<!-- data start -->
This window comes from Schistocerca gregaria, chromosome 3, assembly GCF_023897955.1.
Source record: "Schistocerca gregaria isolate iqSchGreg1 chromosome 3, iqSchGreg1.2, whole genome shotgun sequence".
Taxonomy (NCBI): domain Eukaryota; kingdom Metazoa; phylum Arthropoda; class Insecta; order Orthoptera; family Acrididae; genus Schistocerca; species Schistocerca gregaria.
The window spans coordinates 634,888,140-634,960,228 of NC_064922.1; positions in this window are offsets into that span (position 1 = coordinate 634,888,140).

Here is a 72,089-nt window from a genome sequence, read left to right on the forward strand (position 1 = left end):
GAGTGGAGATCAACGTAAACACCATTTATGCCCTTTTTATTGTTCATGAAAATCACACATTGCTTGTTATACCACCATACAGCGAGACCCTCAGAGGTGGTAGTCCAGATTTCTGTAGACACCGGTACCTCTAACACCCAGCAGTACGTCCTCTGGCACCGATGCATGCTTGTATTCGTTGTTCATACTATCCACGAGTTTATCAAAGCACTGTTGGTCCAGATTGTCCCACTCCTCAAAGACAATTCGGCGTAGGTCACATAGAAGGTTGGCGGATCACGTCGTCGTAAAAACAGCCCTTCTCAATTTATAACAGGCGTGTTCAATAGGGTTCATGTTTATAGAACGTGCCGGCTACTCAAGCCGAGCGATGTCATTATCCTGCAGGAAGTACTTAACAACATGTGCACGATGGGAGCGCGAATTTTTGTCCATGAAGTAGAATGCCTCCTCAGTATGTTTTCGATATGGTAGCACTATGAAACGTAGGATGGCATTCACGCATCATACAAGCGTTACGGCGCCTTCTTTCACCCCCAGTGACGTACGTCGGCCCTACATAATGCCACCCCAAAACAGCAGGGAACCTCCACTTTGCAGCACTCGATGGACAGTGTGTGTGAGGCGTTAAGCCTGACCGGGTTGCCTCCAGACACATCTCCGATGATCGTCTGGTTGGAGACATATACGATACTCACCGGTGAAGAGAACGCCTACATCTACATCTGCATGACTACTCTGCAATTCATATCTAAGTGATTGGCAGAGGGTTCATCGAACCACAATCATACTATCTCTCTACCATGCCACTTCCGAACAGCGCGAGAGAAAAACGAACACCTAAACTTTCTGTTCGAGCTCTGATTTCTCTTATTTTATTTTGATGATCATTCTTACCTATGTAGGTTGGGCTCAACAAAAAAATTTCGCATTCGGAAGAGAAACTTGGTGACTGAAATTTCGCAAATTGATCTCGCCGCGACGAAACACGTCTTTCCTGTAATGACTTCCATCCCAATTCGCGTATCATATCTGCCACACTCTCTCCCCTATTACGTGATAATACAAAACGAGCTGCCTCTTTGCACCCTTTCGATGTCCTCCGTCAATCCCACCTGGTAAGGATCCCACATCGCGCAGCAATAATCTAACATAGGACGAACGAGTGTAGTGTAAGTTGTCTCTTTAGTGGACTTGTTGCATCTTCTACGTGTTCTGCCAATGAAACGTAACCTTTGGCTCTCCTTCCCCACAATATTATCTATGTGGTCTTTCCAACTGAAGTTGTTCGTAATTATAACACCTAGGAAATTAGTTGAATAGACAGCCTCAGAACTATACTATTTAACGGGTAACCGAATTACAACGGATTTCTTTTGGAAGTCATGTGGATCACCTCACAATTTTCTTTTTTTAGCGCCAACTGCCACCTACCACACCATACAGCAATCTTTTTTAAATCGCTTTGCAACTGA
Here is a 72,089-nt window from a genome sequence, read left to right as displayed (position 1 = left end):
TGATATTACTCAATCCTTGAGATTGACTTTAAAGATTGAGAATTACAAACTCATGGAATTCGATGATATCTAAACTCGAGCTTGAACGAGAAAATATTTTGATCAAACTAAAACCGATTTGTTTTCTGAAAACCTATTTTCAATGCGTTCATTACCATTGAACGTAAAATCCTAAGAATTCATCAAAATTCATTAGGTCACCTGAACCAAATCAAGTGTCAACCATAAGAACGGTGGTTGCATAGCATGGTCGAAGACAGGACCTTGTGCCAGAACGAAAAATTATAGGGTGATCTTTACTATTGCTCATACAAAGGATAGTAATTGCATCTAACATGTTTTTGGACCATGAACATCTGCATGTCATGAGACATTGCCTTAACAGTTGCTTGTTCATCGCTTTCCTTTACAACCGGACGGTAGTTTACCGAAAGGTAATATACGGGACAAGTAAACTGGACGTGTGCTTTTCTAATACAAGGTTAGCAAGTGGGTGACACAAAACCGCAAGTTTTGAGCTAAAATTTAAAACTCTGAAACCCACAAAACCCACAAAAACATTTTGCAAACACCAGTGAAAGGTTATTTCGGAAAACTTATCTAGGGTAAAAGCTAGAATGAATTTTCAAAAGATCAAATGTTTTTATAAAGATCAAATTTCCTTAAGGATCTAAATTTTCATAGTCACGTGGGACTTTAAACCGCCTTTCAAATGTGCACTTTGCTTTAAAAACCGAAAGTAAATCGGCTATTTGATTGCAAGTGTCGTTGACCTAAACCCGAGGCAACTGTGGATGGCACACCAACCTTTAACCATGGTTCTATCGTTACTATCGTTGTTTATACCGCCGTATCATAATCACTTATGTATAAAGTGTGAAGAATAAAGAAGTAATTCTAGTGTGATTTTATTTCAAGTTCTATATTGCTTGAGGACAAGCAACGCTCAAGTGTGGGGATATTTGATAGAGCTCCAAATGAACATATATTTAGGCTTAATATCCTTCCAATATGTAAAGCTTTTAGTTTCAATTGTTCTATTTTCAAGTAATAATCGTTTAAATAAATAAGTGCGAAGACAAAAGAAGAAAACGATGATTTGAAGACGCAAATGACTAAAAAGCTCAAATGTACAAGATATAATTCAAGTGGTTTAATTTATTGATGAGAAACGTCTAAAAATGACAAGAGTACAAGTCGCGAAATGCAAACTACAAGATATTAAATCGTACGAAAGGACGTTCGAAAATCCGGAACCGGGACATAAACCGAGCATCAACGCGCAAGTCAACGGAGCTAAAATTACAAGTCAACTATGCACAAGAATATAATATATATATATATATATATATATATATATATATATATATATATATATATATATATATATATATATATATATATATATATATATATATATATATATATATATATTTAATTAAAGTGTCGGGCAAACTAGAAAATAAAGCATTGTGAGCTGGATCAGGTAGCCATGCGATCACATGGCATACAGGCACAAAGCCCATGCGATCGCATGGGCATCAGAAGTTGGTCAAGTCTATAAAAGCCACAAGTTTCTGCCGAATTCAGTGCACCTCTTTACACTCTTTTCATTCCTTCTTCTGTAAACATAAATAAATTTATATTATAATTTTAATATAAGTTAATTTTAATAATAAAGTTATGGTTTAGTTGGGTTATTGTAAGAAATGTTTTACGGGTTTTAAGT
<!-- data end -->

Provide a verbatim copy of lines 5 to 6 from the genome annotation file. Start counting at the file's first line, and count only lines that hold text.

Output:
Here is a 72,089-nt window from a genome sequence, read left to right on the forward strand (position 1 = left end):
GAGTGGAGATCAACGTAAACACCATTTATGCCCTTTTTATTGTTCATGAAAATCACACATTGCTTGTTATACCACCATACAGCGAGACCCTCAGAGGTGGTAGTCCAGATTTCTGTAGACACCGGTACCTCTAACACCCAGCAGTACGTCCTCTGGCACCGATGCATGCTTGTATTCGTTGTTCATACTATCCACGAGTTTATCAAAGCACTGTTGGTCCAGATTGTCCCACTCCTCAAAGACAATTCGGCGTAGGTCACATAGAAGGTTGGCGGATCACGTCGTCGTAAAAACAGCCCTTCTCAATTTATAACAGGCGTGTTCAATAGGGTTCATGTTTATAGAACGTGCCGGCTACTCAAGCCGAGCGATGTCATTATCCTGCAGGAAGTACTTAACAACATGTGCACGATGGGAGCGCGAATTTTTGTCCATGAAGTAGAATGCCTCCTCAGTATGTTTTCGATATGGTAGCACTATGAAACGTAGGATGGCATTCACGCATCATACAAGCGTTACGGCGCCTTCTTTCACCCCCAGTGACGTACGTCGGCCCTACATAATGCCACCCCAAAACAGCAGGGAACCTCCACTTTGCAGCACTCGATGGACAGTGTGTGTGAGGCGTTAAGCCTGACCGGGTTGCCTCCAGACACATCTCCGATGATCGTCTGGTTGGAGACATATACGATACTCACCGGTGAAGAGAACGCCTACATCTACATCTGCATGACTACTCTGCAATTCATATCTAAGTGATTGGCAGAGGGTTCATCGAACCACAATCATACTATCTCTCTACCATGCCACTTCCGAACAGCGCGAGAGAAAAACGAACACCTAAACTTTCTGTTCGAGCTCTGATTTCTCTTATTTTATTTTGATGATCATTCTTACCTATGTAGGTTGGGCTCAACAAAAAAATTTCGCATTCGGAAGAGAAACTTGGTGACTGAAATTTCGCAAATTGATCTCGCCGCGACGAAACACGTCTTTCCTGTAATGACTTCCATCCCAATTCGCGTATCATATCTGCCACACTCTCTCCCCTATTACGTGATAATACAAAACGAGCTGCCTCTTTGCACCCTTTCGATGTCCTCCGTCAATCCCACCTGGTAAGGATCCCACATCGCGCAGCAATAATCTAACATAGGACGAACGAGTGTAGTGTAAGTTGTCTCTTTAGTGGACTTGTTGCATCTTCTACGTGTTCTGCCAATGAAACGTAACCTTTGGCTCTCCTTCCCCACAATATTATCTATGTGGTCTTTCCAACTGAAGTTGTTCGTAATTATAACACCTAGGAAATTAGTTGAATAGACAGCCTCAGAACTATACTATTTAACGGGTAACCGAATTACAACGGATTTCTTTTGGAAGTCATGTGGATCACCTCACAATTTTCTTTTTTTAGCGCCAACTGCCACCTACCACACCATACAGCAATCTTTTTTAAATCGCTTTGCAACTGA